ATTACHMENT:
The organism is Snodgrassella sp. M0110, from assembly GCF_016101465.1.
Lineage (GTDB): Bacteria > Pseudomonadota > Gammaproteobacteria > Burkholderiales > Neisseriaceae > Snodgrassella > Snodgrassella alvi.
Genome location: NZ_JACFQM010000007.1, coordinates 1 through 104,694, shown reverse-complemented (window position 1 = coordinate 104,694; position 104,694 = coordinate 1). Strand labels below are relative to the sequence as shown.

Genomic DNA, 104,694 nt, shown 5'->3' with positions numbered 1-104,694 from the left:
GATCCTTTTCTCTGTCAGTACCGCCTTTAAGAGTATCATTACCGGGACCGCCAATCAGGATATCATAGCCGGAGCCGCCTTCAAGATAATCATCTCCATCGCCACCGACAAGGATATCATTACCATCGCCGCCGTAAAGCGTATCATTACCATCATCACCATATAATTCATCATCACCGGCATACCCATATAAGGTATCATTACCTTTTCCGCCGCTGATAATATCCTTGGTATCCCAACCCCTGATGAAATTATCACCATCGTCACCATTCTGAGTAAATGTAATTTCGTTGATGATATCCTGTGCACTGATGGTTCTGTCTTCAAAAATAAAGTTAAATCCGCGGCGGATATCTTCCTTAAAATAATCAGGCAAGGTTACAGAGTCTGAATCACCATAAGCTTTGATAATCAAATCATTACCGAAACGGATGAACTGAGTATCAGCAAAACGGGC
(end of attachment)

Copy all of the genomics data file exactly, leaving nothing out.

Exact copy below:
The organism is Snodgrassella sp. M0110, from assembly GCF_016101465.1.
Lineage (GTDB): Bacteria > Pseudomonadota > Gammaproteobacteria > Burkholderiales > Neisseriaceae > Snodgrassella > Snodgrassella alvi.
Genome location: NZ_JACFQM010000007.1, coordinates 1 through 104,694, shown reverse-complemented (window position 1 = coordinate 104,694; position 104,694 = coordinate 1). Strand labels below are relative to the sequence as shown.

Genomic DNA, 104,694 nt, shown 5'->3' with positions numbered 1-104,694 from the left:
GATCCTTTTCTCTGTCAGTACCGCCTTTAAGAGTATCATTACCGGGACCGCCAATCAGGATATCATAGCCGGAGCCGCCTTCAAGATAATCATCTCCATCGCCACCGACAAGGATATCATTACCATCGCCGCCGTAAAGCGTATCATTACCATCATCACCATATAATTCATCATCACCGGCATACCCATATAAGGTATCATTACCTTTTCCGCCGCTGATAATATCCTTGGTATCCCAACCCCTGATGAAATTATCACCATCGTCACCATTCTGAGTAAATGTAATTTCGTTGATGATATCCTGTGCACTGATGGTTCTGTCTTCAAAAATAAAGTTAAATCCGCGGCGGATATCTTCCTTAAAATAATCAGGCAAGGTTACAGAGTCTGAATCACCATAAGCTTTGATAATCAAATCATTACCGAAACGGATGAACTGAGTATCAGCAAAACGGGC